In late August 1917, munitions worker Violet Golding, aged “sweet 17,” became one of the youngest people named to receive the newly constituted Medal of the Order of the British Empire. The award followed an accident at George Kent's Chaul End munitions factory the previous June.
The accident, caused by a detonator exploding as the then 16-year-old leaned over to take it out of a press, resulted in a finger and thumb of her left hand having to be amputated and extensive burning to her arm.
Bertram Silsby (or Silsbey, the surname changes) was the youngest son of George and Elizabeth Silsby, and brother to Emily, Florrie, Ellen and Frederick Silsby, from Hitchin. His father was a boot maker, but tragically died when Bertram was young, meaning the family had to move to 50 Buxton Road Luton.
Bertram lived at 104 Ashburnham Road when he joined the army.
He was awarded the military medal for his "gallant conduct and devotion to duty on the field of battle at Fricourt on January 18th 1916."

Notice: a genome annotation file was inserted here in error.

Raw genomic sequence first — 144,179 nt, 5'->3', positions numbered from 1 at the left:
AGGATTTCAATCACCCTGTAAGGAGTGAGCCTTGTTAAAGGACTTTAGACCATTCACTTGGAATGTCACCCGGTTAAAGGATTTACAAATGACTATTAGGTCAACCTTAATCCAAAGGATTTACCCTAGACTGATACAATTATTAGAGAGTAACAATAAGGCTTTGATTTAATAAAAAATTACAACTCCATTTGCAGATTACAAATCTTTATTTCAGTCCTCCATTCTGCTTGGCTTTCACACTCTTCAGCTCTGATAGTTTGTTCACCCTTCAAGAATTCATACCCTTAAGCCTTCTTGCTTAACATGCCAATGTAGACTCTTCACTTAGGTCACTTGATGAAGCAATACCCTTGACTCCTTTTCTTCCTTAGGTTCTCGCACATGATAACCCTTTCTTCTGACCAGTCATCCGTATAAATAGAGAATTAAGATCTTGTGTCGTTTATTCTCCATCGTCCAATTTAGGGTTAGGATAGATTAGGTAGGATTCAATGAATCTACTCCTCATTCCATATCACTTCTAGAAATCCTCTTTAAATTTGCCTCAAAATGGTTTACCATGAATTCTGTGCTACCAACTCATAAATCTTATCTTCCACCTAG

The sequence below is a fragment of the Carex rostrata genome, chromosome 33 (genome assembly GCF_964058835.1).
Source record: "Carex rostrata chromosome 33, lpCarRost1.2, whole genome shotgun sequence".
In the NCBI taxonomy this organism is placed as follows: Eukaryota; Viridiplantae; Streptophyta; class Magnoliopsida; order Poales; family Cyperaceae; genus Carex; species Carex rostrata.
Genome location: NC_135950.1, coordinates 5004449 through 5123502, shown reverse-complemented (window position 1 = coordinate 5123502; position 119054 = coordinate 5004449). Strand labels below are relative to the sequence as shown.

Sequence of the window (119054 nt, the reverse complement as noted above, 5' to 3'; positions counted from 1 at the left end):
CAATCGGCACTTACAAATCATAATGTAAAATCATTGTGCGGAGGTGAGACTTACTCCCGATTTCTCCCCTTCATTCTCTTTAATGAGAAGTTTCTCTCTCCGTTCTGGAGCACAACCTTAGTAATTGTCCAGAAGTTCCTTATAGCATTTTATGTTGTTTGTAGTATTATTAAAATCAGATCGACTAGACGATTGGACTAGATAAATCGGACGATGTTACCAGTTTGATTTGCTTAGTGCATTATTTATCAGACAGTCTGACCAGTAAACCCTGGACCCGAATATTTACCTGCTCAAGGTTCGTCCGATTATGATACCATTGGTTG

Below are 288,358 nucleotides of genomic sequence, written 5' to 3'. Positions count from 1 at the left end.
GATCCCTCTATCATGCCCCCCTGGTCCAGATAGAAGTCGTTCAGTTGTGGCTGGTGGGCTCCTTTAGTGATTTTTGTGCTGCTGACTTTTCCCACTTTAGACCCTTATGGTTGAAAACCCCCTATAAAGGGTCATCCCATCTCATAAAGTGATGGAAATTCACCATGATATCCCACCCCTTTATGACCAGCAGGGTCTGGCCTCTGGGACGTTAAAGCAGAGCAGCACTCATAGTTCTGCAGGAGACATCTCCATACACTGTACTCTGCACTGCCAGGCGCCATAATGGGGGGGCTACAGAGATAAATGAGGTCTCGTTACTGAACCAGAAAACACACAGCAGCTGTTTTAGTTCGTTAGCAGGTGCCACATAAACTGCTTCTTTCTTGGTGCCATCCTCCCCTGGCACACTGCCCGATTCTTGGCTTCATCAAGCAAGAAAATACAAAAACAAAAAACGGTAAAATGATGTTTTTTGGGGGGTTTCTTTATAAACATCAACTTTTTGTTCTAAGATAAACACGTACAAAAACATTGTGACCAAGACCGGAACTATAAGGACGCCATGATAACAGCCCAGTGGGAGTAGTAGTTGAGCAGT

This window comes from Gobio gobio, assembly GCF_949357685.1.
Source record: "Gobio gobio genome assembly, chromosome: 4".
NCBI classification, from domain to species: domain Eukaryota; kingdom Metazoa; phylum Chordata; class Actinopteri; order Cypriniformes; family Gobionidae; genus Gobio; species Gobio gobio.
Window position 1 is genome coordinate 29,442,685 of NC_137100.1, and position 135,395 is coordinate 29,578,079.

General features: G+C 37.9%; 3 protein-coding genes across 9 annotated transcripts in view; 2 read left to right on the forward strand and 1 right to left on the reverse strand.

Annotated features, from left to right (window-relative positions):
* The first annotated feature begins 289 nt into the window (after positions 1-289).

Do you have these medals in a drawer at home? Pip, Squeak and Wilfred are the nicknames given to three WWI campaign medals: the 1914-15 Star; the British War Medal and the Victory Medal. This set of 3 medals or a pair (BWM and Victory) are the most likely medals to be found among family heirlooms. The medals were automatically sent out; soldiers did not need to apply. When the recipient had been killed the medals were sent to the next-of-kin.
Edward was born 18th November 1883, at St Albans in Hertfordshire. Although his father had previously been married to Ann Lowe, it appears that Edward was the only son of Mark and Charlotte Warner. Mark was a Platelayer Foreman on the Railways who was born in Wheathampstead around 1832 and his mother Charlotte (formerly Barber) was from London, being born around 1841.